People who have pustular psoriasis suffer significantly and may need medical help, aside from symptoms affecting their skin they can also have other symptoms which include the following:
- Weakness in the muscles
It’s worth noting that in its early stages, pustular psoriasis can be mistaken for pustular acne lesions which can make for a challenging diagnosis.
Erythrodermic psoriasis. Like pustular psoriasis, erythrodermic psoriasis is rare, extremely life-threatening and needs immediate medical intervention. It’s characterized by skin shedding and debilitating pain. Early symptoms of erythrodermic psoriasis include burn-like symptoms in over 90% of the body, intense pain, itching, and red and dry skin which is extremely sensitive to touch.
You need immediate medical attention for this type of psoriasis. In addition, if you notice your psoriasis symptoms getting worse you should seek your doctor right away so that they can prevent any complications before they ensue.
Complications of erythrodermic psoriasis include the following:
- Increased heart rate
- Muscle weakness
- Hypothermia (Dangerous low blood temperature)
Nail psoriasis. This type is very common and occurs in more than 50% of people with other types of psoriasis. Symptoms of the disease include discoloration of nails (they may turn yellow or brown), nails crumbling and becoming rougher or dainty, and in some cases, the nails may fall off their nail beds.
Psoriatic arthritis (PsA). Psoriatic arthritis is when your joints are affected causing the following symptoms:
- Pain in the heel
- Swollen fingers
- Painful and tender joints
- Joint stiffness (especially in the morning)
You can also get an idea of what these patches look like in different types of psoriasis from pictures on the American Academy of Dermatology Association website.
How to Measure Psoriasis Severity?
To assess the severity of your psoriasis, your doctor can use the following tools:
Body surface area. This refers to how much of your body is affected by psoriasis.
Severity. This refers to measuring the condition of your scales (their thickness, roughness, or redness), this is calculated by a complex tool known as Psoriasis Area and Severity Index (PASI). However, it’s not approved for measuring for children and young adults.
Quality of life. This refers to the impact psoriasis has on your life and your day-to-day activities. These typically include questions involving your social interactions and how you feel.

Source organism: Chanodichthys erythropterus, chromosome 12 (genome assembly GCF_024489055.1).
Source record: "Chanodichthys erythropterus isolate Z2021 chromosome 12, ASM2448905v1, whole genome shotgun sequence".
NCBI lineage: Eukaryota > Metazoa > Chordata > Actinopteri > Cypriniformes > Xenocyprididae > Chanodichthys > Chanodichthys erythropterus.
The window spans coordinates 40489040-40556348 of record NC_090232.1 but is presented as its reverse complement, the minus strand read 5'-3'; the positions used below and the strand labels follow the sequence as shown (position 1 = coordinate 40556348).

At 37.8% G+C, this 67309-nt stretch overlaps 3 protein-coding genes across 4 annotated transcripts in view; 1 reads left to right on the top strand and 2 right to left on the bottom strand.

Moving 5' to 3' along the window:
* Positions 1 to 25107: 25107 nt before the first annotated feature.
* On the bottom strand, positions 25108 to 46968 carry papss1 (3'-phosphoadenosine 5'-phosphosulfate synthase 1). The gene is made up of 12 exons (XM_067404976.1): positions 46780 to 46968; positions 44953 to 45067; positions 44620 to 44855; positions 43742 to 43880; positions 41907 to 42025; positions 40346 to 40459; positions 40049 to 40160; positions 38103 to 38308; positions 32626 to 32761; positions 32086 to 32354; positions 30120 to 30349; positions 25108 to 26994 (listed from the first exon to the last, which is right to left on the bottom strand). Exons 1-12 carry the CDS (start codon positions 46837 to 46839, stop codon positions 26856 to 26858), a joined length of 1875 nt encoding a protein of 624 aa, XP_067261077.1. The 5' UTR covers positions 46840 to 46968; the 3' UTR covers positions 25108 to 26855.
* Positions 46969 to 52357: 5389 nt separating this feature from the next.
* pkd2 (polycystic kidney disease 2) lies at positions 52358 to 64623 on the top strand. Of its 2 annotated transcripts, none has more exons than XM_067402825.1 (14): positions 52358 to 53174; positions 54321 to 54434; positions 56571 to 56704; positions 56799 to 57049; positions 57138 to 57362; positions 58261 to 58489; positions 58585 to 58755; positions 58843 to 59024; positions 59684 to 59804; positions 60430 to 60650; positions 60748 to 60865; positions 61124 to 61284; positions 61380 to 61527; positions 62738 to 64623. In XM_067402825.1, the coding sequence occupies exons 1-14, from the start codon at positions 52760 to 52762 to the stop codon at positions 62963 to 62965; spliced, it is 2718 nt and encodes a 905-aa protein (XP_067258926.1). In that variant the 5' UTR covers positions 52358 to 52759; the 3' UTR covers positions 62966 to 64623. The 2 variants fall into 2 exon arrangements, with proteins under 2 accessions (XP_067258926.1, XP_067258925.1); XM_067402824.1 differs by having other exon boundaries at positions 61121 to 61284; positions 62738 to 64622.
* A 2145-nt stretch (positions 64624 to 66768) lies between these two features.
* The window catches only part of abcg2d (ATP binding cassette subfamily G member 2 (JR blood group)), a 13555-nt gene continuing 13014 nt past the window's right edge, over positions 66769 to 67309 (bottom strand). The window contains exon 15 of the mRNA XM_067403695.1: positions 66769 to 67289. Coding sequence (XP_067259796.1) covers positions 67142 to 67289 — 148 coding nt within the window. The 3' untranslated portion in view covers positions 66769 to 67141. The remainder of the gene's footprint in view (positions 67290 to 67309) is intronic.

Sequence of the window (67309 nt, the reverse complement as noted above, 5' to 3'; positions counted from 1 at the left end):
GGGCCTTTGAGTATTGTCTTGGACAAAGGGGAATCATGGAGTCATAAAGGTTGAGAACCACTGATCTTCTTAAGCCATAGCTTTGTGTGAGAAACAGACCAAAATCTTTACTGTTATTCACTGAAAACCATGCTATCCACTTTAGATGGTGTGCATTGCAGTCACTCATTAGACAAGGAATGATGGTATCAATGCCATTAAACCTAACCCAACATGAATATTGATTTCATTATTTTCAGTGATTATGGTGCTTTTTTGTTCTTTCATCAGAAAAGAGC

Other scales and assessment tools are available for psoriasis, these include the following:
- Physician’s Global Assessment (PGA)
- Self-administered PASI (SAPASI)
- Dermatology Life Quality Index (DLQI) and Children’s Dermatology Life Quality Index (CDLQI)
- Psoriasis Assessment Severity Score (PASS)
- The Simplified PASITrusted Source (SPASI)
However, your doctor will choose the most suitable one that’s suitable for you.
Whether you’ve been diagnosed with mild, moderate, or severe psoriasis, there’s no doubt your life has been impacted significantly by this disease. Therefore, we recommend that you seek out help through finding a support group, therapy, or from family and loved ones.
These can help you manage your stress, depression, and anxiety as well as improve your mental health, especially with the stigma surrounding psoriasis.
Questions to Ask Your Doctor
- How severe is my psoriasis?
- Which type of psoriasis do I have?
- What treatment do you recommend for me?
- What are the risks and benefits associated with your recommended treatment?
- Can my mild psoriasis become severe?
- Is there anything I should avoid doing to avoid flare-ups?
- Can my diet affect my remission chances?
- What rules should I follow to stay in remission as long as possible?
- How can I improve my quality of life with this disease?
The Bottom Line
Understanding the severity of your psoriasis is very important to help your doctor determine the best treatment option for you as well as know your body’s response to that treatment and whether you’re getting better or worse.